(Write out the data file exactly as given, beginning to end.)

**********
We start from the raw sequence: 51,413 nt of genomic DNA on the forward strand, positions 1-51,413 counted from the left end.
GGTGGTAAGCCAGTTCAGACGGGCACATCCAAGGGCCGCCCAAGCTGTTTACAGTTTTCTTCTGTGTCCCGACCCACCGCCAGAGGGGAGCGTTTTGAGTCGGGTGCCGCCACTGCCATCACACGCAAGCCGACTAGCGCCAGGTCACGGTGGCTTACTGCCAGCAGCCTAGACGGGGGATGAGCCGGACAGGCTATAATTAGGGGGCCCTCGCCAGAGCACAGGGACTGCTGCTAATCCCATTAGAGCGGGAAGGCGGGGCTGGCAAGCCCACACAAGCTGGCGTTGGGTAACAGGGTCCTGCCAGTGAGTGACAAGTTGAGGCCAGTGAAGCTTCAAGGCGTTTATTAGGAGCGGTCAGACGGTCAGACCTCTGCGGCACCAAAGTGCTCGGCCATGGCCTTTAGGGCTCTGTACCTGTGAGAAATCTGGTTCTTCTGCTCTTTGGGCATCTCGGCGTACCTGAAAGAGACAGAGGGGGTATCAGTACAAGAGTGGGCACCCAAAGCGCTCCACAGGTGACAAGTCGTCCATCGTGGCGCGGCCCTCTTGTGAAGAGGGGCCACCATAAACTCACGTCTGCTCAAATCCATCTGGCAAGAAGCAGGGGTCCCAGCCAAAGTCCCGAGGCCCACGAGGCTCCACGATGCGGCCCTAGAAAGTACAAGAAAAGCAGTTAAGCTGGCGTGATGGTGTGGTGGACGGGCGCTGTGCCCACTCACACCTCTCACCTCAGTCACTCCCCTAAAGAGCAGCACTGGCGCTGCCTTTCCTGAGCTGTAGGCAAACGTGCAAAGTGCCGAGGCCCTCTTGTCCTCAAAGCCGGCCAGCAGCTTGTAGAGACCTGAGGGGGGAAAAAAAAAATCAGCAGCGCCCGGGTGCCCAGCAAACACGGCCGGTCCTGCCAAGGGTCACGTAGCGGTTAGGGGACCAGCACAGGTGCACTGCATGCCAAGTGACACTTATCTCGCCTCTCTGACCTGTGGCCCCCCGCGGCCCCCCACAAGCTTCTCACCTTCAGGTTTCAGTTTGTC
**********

We start from the raw sequence: 51,413 nt of genomic DNA on the forward strand, positions 1-51,413 counted from the left end.
GGTGGTAAGCCAGTTCAGACGGGCACATCCAAGGGCCGCCCAAGCTGTTTACAGTTTTCTTCTGTGTCCCGACCCACCGCCAGAGGGGAGCGTTTTGAGTCGGGTGCCGCCACTGCCATCACACGCAAGCCGACTAGCGCCAGGTCACGGTGGCTTACTGCCAGCAGCCTAGACGGGGGATGAGCCGGACAGGCTATAATTAGGGGGCCCTCGCCAGAGCACAGGGACTGCTGCTAATCCCATTAGAGCGGGAAGGCGGGGCTGGCAAGCCCACACAAGCTGGCGTTGGGTAACAGGGTCCTGCCAGTGAGTGACAAGTTGAGGCCAGTGAAGCTTCAAGGCGTTTATTAGGAGCGGTCAGACGGTCAGACCTCTGCGGCACCAAAGTGCTCGGCCATGGCCTTTAGGGCTCTGTACCTGTGAGAAATCTGGTTCTTCTGCTCTTTGGGCATCTCGGCGTACCTGAAAGAGACAGAGGGGGTATCAGTACAAGAGTGGGCACCCAAAGCGCTCCACAGGTGACAAGTCGTCCATCGTGGCGCGGCCCTCTTGTGAAGAGGGGCCACCATAAACTCACGTCTGCTCAAATCCATCTGGCAAGAAGCAGGGGTCCCAGCCAAAGTCCCGAGGCCCACGAGGCTCCACGATGCGGCCCTAGAAAGTACAAGAAAAGCAGTTAAGCTGGCGTGATGGTGTGGTGGACGGGCGCTGTGCCCACTCACACCTCTCACCTCAGTCACTCCCCTAAAGAGCAGCACTGGCGCTGCCTTTCCTGAGCTGTAGGCAAACGTGCAAAGTGCCGAGGCCCTCTTGTCCTCAAAGCCGGCCAGCAGCTTGTAGAGACCTGAGGGGGGAAAAAAAAAATCAGCAGCGCCCGGGTGCCCAGCAAACACGGCCGGTCCTGCCAAGGGTCACGTAGCGGTTAGGGGACCAGCACAGGTGCACTGCATGCCAAGTGACACTTATCTCGCCTCTCTGACCTGTGGCCCCCCGCGGCCCCCCACAAGCTTCTCACCTTCAGGTTTCAGTTTGTC